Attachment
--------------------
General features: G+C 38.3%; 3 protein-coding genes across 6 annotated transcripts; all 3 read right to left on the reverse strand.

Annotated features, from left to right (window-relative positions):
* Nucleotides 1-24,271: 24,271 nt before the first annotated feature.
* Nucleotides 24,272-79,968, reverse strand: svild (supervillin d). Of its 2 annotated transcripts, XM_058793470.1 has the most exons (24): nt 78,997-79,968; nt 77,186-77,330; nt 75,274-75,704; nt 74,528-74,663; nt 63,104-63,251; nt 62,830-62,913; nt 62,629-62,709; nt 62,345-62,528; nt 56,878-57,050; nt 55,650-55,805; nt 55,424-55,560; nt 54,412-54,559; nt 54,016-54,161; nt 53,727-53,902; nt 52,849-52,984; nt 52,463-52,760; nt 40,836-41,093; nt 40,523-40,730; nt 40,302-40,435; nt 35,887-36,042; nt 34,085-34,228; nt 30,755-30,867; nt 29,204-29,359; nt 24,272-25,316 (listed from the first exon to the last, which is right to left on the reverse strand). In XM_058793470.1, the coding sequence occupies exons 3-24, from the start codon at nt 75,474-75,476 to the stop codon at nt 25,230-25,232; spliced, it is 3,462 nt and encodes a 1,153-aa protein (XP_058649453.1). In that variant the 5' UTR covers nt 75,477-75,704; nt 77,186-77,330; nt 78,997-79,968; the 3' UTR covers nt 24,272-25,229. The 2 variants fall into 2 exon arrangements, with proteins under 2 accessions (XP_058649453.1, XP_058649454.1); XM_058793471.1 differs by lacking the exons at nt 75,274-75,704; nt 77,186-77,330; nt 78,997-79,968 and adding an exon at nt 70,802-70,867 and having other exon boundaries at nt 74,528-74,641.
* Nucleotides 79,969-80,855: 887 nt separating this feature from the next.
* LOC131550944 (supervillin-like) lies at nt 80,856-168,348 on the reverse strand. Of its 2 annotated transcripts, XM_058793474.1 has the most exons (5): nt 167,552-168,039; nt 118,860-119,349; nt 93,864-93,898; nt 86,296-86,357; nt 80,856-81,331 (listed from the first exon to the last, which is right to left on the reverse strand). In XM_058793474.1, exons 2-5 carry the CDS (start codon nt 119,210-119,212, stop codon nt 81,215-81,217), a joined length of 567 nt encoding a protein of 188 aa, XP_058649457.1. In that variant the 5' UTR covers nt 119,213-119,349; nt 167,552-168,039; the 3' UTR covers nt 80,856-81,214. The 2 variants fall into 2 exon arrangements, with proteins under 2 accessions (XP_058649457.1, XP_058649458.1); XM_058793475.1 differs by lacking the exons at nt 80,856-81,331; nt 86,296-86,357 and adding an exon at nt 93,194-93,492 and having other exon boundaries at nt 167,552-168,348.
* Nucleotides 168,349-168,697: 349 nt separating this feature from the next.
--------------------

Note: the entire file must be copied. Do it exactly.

General features: G+C 38.3%; 3 protein-coding genes across 6 annotated transcripts; all 3 read right to left on the reverse strand.

Annotated features, from left to right (window-relative positions):
* Nucleotides 1-24,271: 24,271 nt before the first annotated feature.
* Nucleotides 24,272-79,968, reverse strand: svild (supervillin d). Of its 2 annotated transcripts, XM_058793470.1 has the most exons (24): nt 78,997-79,968; nt 77,186-77,330; nt 75,274-75,704; nt 74,528-74,663; nt 63,104-63,251; nt 62,830-62,913; nt 62,629-62,709; nt 62,345-62,528; nt 56,878-57,050; nt 55,650-55,805; nt 55,424-55,560; nt 54,412-54,559; nt 54,016-54,161; nt 53,727-53,902; nt 52,849-52,984; nt 52,463-52,760; nt 40,836-41,093; nt 40,523-40,730; nt 40,302-40,435; nt 35,887-36,042; nt 34,085-34,228; nt 30,755-30,867; nt 29,204-29,359; nt 24,272-25,316 (listed from the first exon to the last, which is right to left on the reverse strand). In XM_058793470.1, the coding sequence occupies exons 3-24, from the start codon at nt 75,474-75,476 to the stop codon at nt 25,230-25,232; spliced, it is 3,462 nt and encodes a 1,153-aa protein (XP_058649453.1). In that variant the 5' UTR covers nt 75,477-75,704; nt 77,186-77,330; nt 78,997-79,968; the 3' UTR covers nt 24,272-25,229. The 2 variants fall into 2 exon arrangements, with proteins under 2 accessions (XP_058649453.1, XP_058649454.1); XM_058793471.1 differs by lacking the exons at nt 75,274-75,704; nt 77,186-77,330; nt 78,997-79,968 and adding an exon at nt 70,802-70,867 and having other exon boundaries at nt 74,528-74,641.
* Nucleotides 79,969-80,855: 887 nt separating this feature from the next.
* LOC131550944 (supervillin-like) lies at nt 80,856-168,348 on the reverse strand. Of its 2 annotated transcripts, XM_058793474.1 has the most exons (5): nt 167,552-168,039; nt 118,860-119,349; nt 93,864-93,898; nt 86,296-86,357; nt 80,856-81,331 (listed from the first exon to the last, which is right to left on the reverse strand). In XM_058793474.1, exons 2-5 carry the CDS (start codon nt 119,210-119,212, stop codon nt 81,215-81,217), a joined length of 567 nt encoding a protein of 188 aa, XP_058649457.1. In that variant the 5' UTR covers nt 119,213-119,349; nt 167,552-168,039; the 3' UTR covers nt 80,856-81,214. The 2 variants fall into 2 exon arrangements, with proteins under 2 accessions (XP_058649457.1, XP_058649458.1); XM_058793475.1 differs by lacking the exons at nt 80,856-81,331; nt 86,296-86,357 and adding an exon at nt 93,194-93,492 and having other exon boundaries at nt 167,552-168,348.
* Nucleotides 168,349-168,697: 349 nt separating this feature from the next.